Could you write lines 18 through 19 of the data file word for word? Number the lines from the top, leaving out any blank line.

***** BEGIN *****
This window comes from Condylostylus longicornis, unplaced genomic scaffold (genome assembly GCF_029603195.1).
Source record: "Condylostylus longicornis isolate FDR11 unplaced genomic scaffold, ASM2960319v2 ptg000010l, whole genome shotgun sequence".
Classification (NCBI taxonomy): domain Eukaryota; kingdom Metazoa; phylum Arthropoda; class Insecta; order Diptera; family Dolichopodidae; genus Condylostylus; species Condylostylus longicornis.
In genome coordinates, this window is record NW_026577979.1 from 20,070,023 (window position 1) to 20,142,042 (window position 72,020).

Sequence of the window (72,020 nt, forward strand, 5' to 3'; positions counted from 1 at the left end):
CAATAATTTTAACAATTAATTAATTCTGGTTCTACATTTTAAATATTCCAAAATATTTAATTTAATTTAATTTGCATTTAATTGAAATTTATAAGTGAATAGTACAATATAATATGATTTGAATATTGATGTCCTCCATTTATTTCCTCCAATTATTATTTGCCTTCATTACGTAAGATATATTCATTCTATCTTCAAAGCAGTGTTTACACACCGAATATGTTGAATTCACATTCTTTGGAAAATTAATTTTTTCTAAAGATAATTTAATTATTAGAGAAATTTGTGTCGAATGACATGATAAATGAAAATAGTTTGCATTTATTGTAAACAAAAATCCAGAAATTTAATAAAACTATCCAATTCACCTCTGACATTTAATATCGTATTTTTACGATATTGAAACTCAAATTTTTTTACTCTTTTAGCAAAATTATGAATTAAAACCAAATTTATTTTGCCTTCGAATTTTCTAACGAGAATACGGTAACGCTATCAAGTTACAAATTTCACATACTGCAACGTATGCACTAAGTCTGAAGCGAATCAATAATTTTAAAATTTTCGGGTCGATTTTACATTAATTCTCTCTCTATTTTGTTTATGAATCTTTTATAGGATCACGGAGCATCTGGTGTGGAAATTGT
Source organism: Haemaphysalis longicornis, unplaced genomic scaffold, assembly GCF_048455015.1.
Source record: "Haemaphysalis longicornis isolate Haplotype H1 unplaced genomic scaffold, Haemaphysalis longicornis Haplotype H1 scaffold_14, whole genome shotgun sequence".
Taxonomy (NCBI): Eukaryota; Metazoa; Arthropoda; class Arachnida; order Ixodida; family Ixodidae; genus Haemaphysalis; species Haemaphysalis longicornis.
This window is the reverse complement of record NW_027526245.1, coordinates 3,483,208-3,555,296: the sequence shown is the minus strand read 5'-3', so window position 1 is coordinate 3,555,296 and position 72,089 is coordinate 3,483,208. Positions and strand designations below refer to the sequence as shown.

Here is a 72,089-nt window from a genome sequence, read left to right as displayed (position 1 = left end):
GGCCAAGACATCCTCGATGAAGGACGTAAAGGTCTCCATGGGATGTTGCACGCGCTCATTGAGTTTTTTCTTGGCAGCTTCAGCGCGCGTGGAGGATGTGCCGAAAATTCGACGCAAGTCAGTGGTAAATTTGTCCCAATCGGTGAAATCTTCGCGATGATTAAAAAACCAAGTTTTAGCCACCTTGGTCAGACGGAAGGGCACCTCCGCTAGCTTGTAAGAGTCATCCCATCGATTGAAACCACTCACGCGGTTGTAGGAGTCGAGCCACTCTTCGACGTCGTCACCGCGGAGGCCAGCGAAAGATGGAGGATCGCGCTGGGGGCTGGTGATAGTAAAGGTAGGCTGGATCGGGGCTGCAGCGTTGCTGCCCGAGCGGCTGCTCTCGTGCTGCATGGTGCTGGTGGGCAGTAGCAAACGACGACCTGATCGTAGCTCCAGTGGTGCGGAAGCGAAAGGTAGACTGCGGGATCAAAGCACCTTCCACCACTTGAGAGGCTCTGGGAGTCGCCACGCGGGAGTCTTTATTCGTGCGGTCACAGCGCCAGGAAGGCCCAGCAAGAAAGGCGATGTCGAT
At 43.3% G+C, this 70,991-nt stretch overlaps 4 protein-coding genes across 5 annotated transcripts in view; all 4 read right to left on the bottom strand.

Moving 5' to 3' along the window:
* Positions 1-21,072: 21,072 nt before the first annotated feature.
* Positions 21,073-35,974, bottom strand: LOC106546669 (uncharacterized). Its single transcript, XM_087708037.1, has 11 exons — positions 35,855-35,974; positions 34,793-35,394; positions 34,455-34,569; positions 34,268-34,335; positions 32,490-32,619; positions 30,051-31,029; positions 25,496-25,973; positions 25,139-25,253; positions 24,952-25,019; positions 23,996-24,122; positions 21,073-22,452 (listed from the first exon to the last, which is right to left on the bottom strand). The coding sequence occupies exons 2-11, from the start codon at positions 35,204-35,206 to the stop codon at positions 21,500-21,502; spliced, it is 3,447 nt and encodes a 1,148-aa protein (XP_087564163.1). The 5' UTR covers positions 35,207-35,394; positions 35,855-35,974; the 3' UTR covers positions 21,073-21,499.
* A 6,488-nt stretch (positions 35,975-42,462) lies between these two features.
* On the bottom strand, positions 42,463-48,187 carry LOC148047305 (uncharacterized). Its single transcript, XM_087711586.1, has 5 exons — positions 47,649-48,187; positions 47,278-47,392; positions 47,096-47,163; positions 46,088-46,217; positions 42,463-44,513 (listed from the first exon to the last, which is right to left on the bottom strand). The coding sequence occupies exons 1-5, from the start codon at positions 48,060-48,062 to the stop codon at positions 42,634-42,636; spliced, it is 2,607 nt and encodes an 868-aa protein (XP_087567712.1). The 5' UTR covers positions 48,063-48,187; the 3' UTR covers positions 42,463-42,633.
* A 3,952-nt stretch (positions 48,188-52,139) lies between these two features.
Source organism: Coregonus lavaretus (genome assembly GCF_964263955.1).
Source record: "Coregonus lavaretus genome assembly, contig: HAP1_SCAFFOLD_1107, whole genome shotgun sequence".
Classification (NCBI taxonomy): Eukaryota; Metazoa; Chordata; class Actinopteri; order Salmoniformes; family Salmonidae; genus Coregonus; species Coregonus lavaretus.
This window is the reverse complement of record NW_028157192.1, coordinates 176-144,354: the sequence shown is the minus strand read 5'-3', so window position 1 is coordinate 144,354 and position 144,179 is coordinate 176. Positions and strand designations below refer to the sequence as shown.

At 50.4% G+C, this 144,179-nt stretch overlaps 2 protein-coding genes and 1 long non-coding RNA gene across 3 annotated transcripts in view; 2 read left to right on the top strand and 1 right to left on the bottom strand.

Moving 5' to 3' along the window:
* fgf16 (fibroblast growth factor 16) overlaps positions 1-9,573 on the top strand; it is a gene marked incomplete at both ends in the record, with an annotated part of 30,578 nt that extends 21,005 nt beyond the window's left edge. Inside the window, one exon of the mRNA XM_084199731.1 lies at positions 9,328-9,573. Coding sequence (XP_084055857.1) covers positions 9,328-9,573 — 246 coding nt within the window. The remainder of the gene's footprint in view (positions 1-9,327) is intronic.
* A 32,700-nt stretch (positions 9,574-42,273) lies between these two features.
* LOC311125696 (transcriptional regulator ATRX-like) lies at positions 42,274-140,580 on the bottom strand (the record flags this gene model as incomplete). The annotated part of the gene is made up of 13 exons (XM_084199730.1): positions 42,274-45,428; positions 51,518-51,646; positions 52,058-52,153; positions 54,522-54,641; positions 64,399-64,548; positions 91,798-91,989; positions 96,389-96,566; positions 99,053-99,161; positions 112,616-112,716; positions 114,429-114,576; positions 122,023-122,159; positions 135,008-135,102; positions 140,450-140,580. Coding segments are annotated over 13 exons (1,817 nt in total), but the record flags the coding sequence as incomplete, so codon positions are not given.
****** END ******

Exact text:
* On the bottom strand, positions 42,463-48,187 carry LOC148047305 (uncharacterized). Its single transcript, XM_087711586.1, has 5 exons — positions 47,649-48,187; positions 47,278-47,392; positions 47,096-47,163; positions 46,088-46,217; positions 42,463-44,513 (listed from the first exon to the last, which is right to left on the bottom strand). The coding sequence occupies exons 1-5, from the start codon at positions 48,060-48,062 to the stop codon at positions 42,634-42,636; spliced, it is 2,607 nt and encodes an 868-aa protein (XP_087567712.1). The 5' UTR covers positions 48,063-48,187; the 3' UTR covers positions 42,463-42,633.
* A 3,952-nt stretch (positions 48,188-52,139) lies between these two features.